Ethics for the New Political Economy: What Can it Mean to be Professionally Responsible Presidential AddressReportar como inadecuado

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Philosophical Studies in Education, v44 p10-28 2013

In this address, the author builds the case that a new political economy of education, dominated by what Pauline Lipman calls the "neo-liberal social imaginary," is changing the moral context in which educators imagine their professional roles. The author argues that educators are placed in relation to others in rather complicated ways, leading to new and stunning moral problems and twisted versions of old and stunning moral problems. Two moral problems are named: first, the valorization of the educator-as-entrepreneur, and second, the normalization of the educated self. Taken together, the author believes the two problems point to a fundamental danger now facing the United States, the potential privatization (or elimination) of social responsibility for public education. These moral problems highlight moral concerns that certainly extend beyond the scope of the individual educator's moral actions. Nevertheless, drawing from Michel Foucault, James Brassett, and Christopher Holmes, the author argues for a professional ethics: one that engages rather than opposes power so that there may be a chance at creating and sustaining some notion of professional responsibility in light of current challenges brought about by a changing political economy. (Contains 72 footnotes.)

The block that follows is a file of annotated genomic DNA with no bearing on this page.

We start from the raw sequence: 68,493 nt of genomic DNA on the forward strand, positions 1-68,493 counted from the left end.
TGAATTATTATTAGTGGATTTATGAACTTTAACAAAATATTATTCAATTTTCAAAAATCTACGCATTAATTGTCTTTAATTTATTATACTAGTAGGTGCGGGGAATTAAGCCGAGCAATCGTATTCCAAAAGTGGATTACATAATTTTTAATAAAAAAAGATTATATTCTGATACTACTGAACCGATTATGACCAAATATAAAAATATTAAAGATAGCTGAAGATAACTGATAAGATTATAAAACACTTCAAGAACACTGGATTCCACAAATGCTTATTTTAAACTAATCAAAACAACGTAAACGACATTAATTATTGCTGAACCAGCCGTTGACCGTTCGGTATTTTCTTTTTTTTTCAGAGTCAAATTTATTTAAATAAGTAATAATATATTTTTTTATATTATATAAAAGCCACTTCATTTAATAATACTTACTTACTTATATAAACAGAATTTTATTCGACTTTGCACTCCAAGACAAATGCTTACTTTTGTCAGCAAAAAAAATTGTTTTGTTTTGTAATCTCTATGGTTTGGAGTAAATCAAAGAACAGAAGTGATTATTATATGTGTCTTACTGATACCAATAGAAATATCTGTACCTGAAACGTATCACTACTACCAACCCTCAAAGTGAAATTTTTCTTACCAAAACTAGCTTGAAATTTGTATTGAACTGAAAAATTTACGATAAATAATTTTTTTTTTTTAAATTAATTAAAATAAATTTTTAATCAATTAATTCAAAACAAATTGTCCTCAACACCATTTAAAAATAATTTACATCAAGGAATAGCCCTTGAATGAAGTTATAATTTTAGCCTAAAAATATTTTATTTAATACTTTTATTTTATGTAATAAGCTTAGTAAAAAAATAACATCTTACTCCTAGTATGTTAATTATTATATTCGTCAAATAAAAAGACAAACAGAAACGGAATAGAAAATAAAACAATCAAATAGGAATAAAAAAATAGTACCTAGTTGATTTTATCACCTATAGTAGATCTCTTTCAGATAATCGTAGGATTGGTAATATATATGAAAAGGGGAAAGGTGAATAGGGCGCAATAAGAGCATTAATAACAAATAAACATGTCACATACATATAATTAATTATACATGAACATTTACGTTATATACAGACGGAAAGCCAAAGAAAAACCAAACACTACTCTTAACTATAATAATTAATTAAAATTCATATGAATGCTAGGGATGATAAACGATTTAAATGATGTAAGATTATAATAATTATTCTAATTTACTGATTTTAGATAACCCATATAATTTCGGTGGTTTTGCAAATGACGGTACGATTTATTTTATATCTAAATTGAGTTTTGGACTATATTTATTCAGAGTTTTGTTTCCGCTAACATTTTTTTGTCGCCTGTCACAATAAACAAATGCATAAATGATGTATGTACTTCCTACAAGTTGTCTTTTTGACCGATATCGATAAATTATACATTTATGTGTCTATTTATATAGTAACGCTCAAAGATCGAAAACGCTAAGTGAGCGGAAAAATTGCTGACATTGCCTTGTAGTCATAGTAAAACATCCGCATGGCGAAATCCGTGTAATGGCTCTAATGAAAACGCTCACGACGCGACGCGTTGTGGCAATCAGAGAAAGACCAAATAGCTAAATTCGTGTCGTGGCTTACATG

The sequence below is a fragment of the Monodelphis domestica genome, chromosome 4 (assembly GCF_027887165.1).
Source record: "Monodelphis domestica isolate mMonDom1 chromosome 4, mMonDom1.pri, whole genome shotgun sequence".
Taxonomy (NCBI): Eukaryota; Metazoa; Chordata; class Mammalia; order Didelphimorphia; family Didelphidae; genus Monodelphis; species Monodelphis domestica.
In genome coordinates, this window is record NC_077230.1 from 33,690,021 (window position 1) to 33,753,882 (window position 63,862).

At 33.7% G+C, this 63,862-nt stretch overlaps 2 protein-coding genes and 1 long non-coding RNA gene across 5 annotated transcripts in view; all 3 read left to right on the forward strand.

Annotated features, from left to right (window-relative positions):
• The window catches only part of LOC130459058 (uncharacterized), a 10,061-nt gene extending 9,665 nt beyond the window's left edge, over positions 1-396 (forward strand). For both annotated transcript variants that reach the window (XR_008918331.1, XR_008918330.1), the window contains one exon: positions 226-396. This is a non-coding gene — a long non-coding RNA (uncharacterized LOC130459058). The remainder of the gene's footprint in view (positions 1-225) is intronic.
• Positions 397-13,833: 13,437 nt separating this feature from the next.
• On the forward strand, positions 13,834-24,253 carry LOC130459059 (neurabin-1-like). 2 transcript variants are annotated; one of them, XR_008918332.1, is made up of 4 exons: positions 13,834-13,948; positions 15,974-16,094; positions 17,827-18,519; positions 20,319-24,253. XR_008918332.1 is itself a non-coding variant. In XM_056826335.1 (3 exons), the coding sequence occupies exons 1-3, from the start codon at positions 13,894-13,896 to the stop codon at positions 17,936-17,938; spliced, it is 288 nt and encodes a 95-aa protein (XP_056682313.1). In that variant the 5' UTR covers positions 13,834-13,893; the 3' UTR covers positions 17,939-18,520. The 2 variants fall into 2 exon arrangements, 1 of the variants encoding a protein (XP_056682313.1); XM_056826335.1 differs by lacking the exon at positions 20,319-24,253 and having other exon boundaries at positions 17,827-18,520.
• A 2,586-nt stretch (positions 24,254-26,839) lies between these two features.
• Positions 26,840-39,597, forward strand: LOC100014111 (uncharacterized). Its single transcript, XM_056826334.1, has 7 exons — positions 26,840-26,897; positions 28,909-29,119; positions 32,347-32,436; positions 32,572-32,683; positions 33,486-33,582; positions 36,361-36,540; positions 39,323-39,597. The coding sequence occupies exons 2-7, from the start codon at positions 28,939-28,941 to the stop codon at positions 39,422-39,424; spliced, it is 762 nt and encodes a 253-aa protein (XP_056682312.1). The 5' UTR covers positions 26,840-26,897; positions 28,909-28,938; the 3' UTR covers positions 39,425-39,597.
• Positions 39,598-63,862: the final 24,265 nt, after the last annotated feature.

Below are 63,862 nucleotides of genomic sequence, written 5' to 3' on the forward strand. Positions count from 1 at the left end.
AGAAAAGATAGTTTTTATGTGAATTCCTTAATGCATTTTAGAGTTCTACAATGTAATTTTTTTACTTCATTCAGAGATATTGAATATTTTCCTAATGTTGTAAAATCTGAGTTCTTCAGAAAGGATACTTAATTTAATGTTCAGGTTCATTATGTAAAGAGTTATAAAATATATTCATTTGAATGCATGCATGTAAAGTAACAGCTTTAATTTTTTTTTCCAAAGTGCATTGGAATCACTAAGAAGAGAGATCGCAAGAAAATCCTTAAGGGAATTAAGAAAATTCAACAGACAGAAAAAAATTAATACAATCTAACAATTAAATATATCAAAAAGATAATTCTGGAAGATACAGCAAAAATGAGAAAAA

Descriptors: Ethics, Presidents, Speeches, Educational Philosophy, Politics of Education, Moral Values, Teacher Role, Professional Identity, Neoliberalism, Entrepreneurship, Social Responsibility, Public Education, Social Change, Power Structure, Federal Legislation, Accountability

Ohio Valley Philosophy of Education Society. Web site:

Autor: Gunzenhauser, Michael G.


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